If “channels” are tying your hands behind your back at work, write down when it happens and then have a fact-based conversation with your boss. Suggest that the company (or department) go over the rules people work by, and see if some of them are out of date, maybe in place for reasons that aren’t relevant to the way work is done. In fact, to bolster the case, if you can make it happen, have your company or department conduct a brief anonymous employee survey. Ask a couple of blunt questions such as: What is the stupidest rule or process we have around here? If you could rewrite or change one process or procedure, what would it be and why? Maybe the rationale for a so-called stupid rule hasn’t been communicated well; or just maybe a so-called stupid rule really is stupid. Perhaps it was created years ago and made sense then, but doesn’t now—and inadvertent sabotage is being committed as people spend time enforcing a rule that is killing productivity.
“Haggle over precise wordings of communications, minutes, resolutions.” Most of us learned long ago about Maslow’s hierarchy of needs—self-actualization, esteem, love/belonging, safety, physiological. Nobody ever talks about the sixth hidden level: the need to edit other people’s writing. But it’s real, and that’s OK. Hagglers can perform a valuable and necessary service. They can push people to think, encourage them to consider more powerful words or ideas, and potentially help create a higher quality product—in some cases, they can even avert a potential embarrassment or disaster, especially in today’s digital world, where one small error in wording that allows for misinterpretation can go viral in minutes and cause lasting damage to the people or organization that put it out there.
Hagglers become unintentional Saboteurs, however, when they’re left unchecked and they draw the people they’re with into an endless editing exercise. The experience can deflate an otherwise enthusiastic effort, cause delays in the timeline, and make everyone present—and those waiting for the final product—frustrated and resentful. If ever there was a situation where the saying “Don’t let the perfect become the enemy of the good” fits, this is it.
Our best advice? Don’t ask known Hagglers open-ended questions. Don’t ask for “feedback” in general. Ask pointed questions that set limits on the scope of the response. (“Can you tell me if there are any factual errors in this document?” or “Can you tell me if there are any grammatical errors in this document?”) That way, at least you can say, “Thank you, but I don’t need feedback on anything else at the moment,” if they start to go too far.
“Bring up irrelevant issues as frequently as possible.” Most of the time, at work, it’s fine hearing other people’s (brief) stories. They refresh the conversation. They form the foundations of the personal connections that make us want to work with each other, that help us create strong teams. We do want to hear about our colleague’s puppy. We do want to hear about the wonderful restaurant our boss found in Chicago on her last trip.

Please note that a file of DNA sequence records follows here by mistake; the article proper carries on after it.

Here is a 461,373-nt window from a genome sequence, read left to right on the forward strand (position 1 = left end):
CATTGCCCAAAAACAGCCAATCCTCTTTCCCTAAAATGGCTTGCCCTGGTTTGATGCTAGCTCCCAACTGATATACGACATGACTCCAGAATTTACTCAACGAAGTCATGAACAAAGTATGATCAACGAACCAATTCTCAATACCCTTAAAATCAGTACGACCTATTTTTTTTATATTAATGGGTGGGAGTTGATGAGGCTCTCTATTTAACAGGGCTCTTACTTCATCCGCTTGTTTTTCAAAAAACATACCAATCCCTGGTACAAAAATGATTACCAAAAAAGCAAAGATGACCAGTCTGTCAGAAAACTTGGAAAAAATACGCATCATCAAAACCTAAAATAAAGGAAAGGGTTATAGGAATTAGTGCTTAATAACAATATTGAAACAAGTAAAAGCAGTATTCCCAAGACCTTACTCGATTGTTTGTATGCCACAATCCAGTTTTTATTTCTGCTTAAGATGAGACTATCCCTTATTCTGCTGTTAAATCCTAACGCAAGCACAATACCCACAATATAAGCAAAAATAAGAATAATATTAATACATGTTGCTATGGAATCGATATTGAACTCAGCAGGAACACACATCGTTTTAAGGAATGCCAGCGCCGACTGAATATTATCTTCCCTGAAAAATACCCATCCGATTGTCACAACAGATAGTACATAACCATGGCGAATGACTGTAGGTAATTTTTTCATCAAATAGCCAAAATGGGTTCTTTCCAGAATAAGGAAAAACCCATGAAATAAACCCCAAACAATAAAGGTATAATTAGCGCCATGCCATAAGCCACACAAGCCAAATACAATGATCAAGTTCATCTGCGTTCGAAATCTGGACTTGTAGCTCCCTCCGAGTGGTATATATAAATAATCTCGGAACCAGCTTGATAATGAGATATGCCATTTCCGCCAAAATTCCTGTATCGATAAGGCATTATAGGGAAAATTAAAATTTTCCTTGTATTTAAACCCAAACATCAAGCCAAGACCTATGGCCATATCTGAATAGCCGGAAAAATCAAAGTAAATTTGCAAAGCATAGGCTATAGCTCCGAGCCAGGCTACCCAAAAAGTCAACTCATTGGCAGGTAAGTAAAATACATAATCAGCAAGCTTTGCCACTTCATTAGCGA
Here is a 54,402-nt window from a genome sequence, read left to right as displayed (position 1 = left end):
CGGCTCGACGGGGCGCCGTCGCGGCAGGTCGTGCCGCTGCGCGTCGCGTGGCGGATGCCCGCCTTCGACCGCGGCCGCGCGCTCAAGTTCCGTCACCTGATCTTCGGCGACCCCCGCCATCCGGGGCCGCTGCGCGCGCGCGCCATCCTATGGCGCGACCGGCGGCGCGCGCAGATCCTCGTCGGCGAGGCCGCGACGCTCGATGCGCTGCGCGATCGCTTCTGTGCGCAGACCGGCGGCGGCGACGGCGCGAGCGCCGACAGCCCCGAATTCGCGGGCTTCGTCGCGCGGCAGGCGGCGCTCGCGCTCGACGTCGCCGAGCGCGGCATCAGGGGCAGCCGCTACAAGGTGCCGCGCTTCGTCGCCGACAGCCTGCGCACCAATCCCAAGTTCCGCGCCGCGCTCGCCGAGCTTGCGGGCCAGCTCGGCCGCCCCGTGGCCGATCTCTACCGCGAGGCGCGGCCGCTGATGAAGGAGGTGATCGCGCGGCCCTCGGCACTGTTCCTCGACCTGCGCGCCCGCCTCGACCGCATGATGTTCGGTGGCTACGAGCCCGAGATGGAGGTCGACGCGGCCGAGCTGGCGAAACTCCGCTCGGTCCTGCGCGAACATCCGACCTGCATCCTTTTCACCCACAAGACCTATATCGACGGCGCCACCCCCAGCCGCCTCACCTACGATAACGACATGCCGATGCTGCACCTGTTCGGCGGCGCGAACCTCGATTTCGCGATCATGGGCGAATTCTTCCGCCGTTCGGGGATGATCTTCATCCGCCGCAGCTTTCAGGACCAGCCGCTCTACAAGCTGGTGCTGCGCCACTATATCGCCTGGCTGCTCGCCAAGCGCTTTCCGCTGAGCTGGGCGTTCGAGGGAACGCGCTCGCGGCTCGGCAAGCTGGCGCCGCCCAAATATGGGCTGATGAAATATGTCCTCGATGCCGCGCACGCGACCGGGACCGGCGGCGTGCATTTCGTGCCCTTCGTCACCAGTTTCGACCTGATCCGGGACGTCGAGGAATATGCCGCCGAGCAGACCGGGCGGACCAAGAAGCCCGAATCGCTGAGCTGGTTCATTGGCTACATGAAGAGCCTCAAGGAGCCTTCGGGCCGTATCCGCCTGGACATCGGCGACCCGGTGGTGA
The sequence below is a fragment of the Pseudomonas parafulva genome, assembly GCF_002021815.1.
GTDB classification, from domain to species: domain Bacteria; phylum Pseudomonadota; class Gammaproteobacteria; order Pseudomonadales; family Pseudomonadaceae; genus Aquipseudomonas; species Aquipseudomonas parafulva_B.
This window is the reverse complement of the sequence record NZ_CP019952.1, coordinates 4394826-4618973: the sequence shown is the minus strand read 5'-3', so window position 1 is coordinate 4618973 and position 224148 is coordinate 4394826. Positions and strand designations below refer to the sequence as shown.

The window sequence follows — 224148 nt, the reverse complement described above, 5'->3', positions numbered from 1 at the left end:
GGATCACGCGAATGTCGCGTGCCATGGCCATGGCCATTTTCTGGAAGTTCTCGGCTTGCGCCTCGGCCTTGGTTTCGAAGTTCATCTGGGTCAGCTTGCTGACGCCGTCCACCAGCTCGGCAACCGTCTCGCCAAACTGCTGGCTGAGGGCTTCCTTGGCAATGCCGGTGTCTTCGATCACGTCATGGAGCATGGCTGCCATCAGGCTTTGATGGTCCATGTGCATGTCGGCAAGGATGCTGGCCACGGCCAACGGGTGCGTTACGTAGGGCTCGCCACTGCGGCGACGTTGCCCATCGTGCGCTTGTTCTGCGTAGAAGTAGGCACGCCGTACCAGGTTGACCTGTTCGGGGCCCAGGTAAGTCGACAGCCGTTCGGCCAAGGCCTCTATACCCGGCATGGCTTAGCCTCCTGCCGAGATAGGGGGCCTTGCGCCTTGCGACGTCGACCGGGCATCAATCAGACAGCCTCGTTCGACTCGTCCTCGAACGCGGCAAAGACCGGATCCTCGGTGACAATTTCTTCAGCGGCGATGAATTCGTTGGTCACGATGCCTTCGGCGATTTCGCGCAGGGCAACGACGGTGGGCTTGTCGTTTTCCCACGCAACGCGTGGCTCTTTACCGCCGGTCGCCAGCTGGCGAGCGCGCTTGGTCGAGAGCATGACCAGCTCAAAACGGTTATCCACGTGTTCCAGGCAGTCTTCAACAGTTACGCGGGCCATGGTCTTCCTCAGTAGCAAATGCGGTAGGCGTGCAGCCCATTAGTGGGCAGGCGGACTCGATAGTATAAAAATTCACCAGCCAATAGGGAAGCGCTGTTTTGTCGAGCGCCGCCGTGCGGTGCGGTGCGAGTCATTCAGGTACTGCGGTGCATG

Irrelevant issues spell sabotage when they’re close to being relevant, and so people engage in debate and discussion without realizing they’re wasting time. Say you’re talking about your budget, and someone brings up a competitor’s company that went bankrupt. “Their budget was out of control,” someone says. “You could tell by the way they stocked the stores.” Then another person speaks up. “Yeah but the guy who owned that chain was indicted for insurance fraud, too. I read about it. There was more going on there than meets the eye.” A loose discussion ensues about the competitor, and then about other competitors. Your budget? Sidelined.
To combat Sabotage by Irrelevant Issues, try to be sure that any meeting you’re a part of has a clear purpose and time limit. If you’re leading the meeting, define the problem you’re all trying to solve at the beginning of the meeting, and state clear goals. “By the end of this meeting, we plan to… ” If you’re a participant, but not the leader, ask for that definition. And if someone brings up a “close to relevant issue” and you spot it, speak up. Say, “That’s interesting, but I think it is taking us off track. To get back to our goals… ” and then redirect the conversation, if you can. (Our hearts go out to you if the Irrelevant Saboteur is the meeting’s leader. That happens. Too much.)
Each of these sabotage tactics—in fact, all of the tactics mentioned in the OSS Manual—are aspects of the very behaviors that are necessary to the health of any group of people working together. These are good behaviors, but taken to an extreme. They all have strong plausible deniability. That’s why they are insidious. Be on the lookout, and catch them if you can.
Robert M. Galford, Bob Frisch, and Cary Greene are co-authors of Simple Sabotage: A Modern Field Manual for Detecting and Rooting Out Everyday Behaviors That Undermine Your Workplace (HarperOne, an imprint of HarperCollins).